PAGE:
Problem Solving Startup Audiotoniq
by Chad Swiatecki
Russ Apfel’s curiosity just wouldn’t let him take a break, even after retiring in 2008 from a career as a pioneer in the semiconductor industry. Following a brief breather from the working world, the 62-year-old started looking for a way to use the engineering talents and business sense he’d honed at Advanced Micro Devices and Silicon Labs toward a more personal cause.
“I was into hearing-aid chips and I knew they used lots of technology I’d been using and was familiar with, but I was surprised at how expensive they are,” Apfel said, explaining that most hearing aids are sold for 10 times what they cost to produce. “That’s when I stumbled on to a problem where people needed something I had expertise in, and I wanted to apply it and see what we could come up with.”
What Apfel came up with is Audiotoniq, the Austin-based company and his fifth startup. He has introduced a line of hearing aids that are more powerful, let users adjust the devices using a smartphone app and cost less than half what traditional hearing aids sell for. It’s a leap forward in the field, made possible by Apfel’s expertise in micro-technology, and his experience streamlining and overhauling product lines for worldwide companies to make them profit leaders in short order.
A New York native who landed in Austin with AMD in 1985, Apfel said the city’s independent spirit motivated him to go solo and start his own consulting firm in 1987. In the years since, Apfel has seen Austin become a world-renowned business incubator, crediting experts at the University of Texas and the attractiveness of the city to talented young professionals as huge advantages for him and other entrepreneurs.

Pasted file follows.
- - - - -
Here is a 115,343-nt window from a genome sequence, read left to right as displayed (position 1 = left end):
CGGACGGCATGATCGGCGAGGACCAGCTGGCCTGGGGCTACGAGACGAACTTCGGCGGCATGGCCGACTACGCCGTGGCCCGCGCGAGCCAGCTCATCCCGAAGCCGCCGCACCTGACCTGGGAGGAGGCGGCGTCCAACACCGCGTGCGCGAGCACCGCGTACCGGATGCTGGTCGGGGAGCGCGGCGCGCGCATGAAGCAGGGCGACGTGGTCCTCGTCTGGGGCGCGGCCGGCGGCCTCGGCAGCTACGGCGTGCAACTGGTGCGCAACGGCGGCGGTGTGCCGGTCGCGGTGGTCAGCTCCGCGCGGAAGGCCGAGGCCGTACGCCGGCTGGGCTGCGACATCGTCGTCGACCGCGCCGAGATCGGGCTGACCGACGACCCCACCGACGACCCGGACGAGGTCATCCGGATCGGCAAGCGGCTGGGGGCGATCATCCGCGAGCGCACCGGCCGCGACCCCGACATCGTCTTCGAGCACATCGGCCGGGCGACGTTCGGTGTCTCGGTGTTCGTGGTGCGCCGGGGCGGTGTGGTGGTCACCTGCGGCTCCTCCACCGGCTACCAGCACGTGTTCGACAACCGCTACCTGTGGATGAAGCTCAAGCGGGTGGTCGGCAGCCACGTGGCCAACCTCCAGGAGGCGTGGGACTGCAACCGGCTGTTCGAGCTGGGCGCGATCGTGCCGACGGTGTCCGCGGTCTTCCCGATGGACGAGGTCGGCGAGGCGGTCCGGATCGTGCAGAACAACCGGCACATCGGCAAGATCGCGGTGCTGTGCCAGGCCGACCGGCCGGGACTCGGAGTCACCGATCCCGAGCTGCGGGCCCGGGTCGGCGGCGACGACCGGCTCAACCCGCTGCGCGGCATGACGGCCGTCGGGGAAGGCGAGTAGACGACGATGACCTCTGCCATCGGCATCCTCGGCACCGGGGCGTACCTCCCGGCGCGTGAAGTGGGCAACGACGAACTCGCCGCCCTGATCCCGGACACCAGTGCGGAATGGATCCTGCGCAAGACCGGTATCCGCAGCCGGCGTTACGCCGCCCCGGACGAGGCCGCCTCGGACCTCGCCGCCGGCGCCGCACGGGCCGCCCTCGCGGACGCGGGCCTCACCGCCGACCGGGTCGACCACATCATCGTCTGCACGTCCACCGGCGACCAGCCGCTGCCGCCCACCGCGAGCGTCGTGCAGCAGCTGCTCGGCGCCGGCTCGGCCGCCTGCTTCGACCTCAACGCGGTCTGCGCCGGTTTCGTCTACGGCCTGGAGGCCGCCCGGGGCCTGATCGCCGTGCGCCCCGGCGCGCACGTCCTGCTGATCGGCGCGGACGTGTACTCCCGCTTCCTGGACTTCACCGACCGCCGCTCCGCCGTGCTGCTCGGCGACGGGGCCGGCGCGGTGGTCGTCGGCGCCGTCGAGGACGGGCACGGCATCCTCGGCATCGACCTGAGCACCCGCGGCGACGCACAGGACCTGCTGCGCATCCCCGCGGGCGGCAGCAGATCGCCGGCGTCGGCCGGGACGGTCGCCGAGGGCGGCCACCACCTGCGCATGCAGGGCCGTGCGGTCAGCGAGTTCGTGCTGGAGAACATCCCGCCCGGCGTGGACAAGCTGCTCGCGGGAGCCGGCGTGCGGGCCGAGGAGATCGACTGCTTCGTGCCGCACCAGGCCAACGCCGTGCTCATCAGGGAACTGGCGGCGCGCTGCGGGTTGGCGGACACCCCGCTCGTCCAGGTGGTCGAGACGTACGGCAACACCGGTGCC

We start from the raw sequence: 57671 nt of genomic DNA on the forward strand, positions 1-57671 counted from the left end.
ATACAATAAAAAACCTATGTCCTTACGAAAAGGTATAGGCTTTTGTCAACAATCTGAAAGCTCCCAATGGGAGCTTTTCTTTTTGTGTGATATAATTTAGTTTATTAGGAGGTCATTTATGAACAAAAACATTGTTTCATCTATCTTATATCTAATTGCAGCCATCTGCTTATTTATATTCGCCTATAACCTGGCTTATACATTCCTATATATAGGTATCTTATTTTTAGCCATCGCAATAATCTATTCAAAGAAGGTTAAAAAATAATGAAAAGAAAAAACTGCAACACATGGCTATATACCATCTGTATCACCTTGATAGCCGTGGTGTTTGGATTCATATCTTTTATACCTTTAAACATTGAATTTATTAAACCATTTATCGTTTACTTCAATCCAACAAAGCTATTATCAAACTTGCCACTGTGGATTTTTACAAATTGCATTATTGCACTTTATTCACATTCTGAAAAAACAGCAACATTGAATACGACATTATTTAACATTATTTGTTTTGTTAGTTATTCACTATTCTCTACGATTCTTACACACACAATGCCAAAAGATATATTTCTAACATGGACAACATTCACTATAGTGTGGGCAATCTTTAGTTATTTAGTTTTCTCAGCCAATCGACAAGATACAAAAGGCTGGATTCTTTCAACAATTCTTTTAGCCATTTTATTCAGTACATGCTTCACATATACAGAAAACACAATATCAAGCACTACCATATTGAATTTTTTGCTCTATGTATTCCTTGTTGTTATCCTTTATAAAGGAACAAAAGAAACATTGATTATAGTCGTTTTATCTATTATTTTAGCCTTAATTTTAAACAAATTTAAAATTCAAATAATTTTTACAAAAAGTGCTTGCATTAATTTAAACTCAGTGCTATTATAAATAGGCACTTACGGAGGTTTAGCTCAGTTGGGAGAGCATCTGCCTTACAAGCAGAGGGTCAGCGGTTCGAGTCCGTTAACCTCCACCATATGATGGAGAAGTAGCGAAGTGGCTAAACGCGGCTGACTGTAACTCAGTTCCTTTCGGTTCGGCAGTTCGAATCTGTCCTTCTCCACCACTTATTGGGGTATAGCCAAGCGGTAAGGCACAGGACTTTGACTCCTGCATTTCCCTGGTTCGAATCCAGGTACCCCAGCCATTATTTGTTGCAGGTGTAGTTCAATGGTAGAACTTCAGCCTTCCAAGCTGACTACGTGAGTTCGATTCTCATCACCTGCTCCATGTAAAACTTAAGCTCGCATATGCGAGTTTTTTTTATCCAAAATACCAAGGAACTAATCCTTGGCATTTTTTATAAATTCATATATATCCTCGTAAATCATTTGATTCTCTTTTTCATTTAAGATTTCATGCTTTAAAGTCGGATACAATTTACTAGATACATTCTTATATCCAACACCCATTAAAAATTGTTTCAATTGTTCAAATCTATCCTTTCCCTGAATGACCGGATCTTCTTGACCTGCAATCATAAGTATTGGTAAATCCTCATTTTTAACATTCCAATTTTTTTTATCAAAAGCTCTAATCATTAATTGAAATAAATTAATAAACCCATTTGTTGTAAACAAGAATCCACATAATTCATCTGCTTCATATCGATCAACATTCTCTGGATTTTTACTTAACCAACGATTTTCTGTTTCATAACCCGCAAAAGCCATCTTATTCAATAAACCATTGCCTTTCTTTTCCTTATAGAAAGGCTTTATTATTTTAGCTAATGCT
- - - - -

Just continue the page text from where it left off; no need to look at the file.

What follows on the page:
With 14 full-time employees on staff and a roster of Austin-based independent contractors, Audiotoniq plans to introduce its offerings through a mobile trailer that can administer hearing tests at local pharmacies, doctors’ offices and nursing homes. By demonstrating how easily and quickly users can improve their hearing in noisy environments, Apfel hopes to break into a market of roughly 36 million Americans who experience some type of hearing loss.
Seeing the improvement in quality of life for users has been a new and rewarding experience for Apfel, since he’s typically worked to design products that don’t have such an intense impact on customers.
“This was more personal because you see an individual smile when they can hear better for the first time,” he said. “I’d like to see us develop products for places all over the world where there’s no access to help for hearing loss.”
If Audiotoniq follows the same successful trajectory as Apfel’s other business projects through the years, he doesn’t rule out shifting focus and looking for startup No. 6.
“I’m going to stay with this to make it successful, but I don’t think I’ll ever stop doing something because if you’re not learning and growing,” he says, “then you’re going in the opposite direction. This was about the fun and the challenge of the problem.”